Starter thoughts to fix the client / agency search process

Ugh. The latest large client to search for an agency, Sears, seems to have a fairly awful way of going about it. This Ad Age story offers up some of the deets. Apparently, Sears is telling agencies that pitch the business that all ideas pitched become the property of Sears. Even if you as an agency win nothing.

You read that right, sports fans. They own all your thinking. For nothing.

Today, you won’t be reading about how awful this is. Or how pleasing it is to know that some agencies have said, “thanks, but no thanks.” I also applaud the 4As for getting involved. We need their continued leadership on this issue.

This much is stuff you already know.

Today’s quick ditty is about suggesting a few ways we as an industry can fix this. Here are a few thoughts, all of which need some additional thinking around tricky little details:

Pay for some outside counsel. We as an industry have tried to fix what has been a slippery slope. But have had no luck. For many reasons. Let’s pay someone to treat this like a real problem that needs solving. And not someone that has a vested interest in the outcome. (Sorry, match-makers and search consultants.)

Put five guys in a room. The vast majority of our industry’s spending is managed by our top holding companies. All of them can agree that this kinda behavior – bad pitch process – is not helping anyone. Is this a starting point? You bet.

Identify punishment for non-compliance. While the afore-mentioned five guys might have the best of intentions…we need consequences when we break the rules. What might those be? Not sure right now. But I do know additional understanding, homework and immersion into the problem would help identify some ideas.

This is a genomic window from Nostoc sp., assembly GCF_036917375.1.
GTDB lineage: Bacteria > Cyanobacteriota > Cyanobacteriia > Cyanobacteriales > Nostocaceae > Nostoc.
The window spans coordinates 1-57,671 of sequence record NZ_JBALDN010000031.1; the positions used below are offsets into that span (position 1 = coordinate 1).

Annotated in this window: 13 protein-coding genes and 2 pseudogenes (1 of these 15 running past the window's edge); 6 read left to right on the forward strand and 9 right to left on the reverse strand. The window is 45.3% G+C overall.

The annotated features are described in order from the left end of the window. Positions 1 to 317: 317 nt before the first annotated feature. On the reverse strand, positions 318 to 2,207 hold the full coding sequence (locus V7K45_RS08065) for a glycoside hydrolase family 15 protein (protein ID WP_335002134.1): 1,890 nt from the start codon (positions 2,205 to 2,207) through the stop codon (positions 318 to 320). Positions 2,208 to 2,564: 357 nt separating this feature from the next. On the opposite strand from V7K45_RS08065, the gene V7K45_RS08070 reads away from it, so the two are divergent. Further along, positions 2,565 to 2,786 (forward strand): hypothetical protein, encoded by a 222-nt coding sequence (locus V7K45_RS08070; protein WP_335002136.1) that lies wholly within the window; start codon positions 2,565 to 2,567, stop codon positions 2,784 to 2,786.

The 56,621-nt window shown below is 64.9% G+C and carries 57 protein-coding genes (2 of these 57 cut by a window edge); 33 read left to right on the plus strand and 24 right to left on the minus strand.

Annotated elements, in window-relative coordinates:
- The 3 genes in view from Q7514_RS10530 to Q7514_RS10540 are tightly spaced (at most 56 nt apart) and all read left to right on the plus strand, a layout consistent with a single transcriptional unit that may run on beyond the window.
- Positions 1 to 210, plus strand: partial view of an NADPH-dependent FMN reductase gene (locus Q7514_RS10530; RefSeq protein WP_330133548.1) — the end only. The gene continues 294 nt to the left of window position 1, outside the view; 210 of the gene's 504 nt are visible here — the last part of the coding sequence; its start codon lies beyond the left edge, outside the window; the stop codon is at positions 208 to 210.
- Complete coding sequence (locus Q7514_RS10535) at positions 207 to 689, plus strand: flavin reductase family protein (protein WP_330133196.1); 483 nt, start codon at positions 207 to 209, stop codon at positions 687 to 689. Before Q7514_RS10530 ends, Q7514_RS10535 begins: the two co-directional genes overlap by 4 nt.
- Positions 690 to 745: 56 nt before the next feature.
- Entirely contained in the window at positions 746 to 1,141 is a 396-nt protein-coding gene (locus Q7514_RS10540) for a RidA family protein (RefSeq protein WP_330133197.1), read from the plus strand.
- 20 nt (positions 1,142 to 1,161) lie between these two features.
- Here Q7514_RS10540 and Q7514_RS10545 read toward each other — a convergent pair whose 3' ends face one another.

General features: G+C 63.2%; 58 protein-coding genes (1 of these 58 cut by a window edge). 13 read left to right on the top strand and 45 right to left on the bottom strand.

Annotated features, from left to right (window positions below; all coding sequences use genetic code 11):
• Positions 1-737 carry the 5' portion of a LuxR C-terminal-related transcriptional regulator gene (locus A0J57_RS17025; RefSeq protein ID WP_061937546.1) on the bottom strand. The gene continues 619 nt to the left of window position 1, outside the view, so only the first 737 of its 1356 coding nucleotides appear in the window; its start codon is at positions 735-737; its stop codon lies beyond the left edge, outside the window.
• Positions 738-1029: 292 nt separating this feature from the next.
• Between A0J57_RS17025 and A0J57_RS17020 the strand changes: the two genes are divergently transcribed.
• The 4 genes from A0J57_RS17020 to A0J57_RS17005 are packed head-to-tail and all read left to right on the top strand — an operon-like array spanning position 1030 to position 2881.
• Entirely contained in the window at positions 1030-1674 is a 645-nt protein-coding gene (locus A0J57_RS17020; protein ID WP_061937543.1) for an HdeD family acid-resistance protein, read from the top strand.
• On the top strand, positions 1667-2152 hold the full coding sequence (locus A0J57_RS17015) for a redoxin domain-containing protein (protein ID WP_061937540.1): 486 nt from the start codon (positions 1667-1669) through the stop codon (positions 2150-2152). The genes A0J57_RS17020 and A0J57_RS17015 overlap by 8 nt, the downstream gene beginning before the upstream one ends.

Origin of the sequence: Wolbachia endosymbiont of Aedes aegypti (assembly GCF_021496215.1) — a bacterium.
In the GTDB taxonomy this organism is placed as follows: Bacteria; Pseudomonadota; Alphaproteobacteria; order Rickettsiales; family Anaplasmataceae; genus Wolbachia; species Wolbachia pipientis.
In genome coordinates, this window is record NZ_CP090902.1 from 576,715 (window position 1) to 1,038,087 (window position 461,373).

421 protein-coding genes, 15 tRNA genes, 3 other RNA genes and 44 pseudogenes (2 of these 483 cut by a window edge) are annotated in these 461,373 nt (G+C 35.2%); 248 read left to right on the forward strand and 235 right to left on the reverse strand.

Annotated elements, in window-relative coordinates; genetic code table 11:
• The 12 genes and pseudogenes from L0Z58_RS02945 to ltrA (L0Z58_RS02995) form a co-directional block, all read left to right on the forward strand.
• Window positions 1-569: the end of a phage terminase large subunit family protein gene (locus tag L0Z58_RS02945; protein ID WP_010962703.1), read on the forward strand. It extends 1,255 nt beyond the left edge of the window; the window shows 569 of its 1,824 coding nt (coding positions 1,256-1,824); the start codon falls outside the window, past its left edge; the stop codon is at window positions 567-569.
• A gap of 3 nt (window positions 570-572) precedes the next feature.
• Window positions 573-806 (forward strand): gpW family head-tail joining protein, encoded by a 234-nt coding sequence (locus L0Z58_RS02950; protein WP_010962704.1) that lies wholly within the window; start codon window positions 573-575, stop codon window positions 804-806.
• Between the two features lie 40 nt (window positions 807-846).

The alternatives: market-driven changes. Crowdsourcing and other model changes are the kind of thing that happens when we let the market identify the solution. These are part of a massive slide down a slope that wasn’t perceived to be that high to begin with.

We are an industry chock full of brilliant people in what has been a fun business. It surprises me that we can’t solve a problem that hurts most of us. Am I naive to think we can solve this? Meh. And yours truly will be the first to admit he has not treated this like a billable problem. Not that I am raising my hand.

Got anything to say about it?! Let’s hear it. Even if it’s just to rant a bit. You’ll feel better. Thanks.

Comments

  1. Steve Congdon says:

    I was just reading some of the comments in the Ad Age story. Some good thinking there, including the idea that were we to fix compensation, we could fix bad search practices.

    That makes a ton of sense.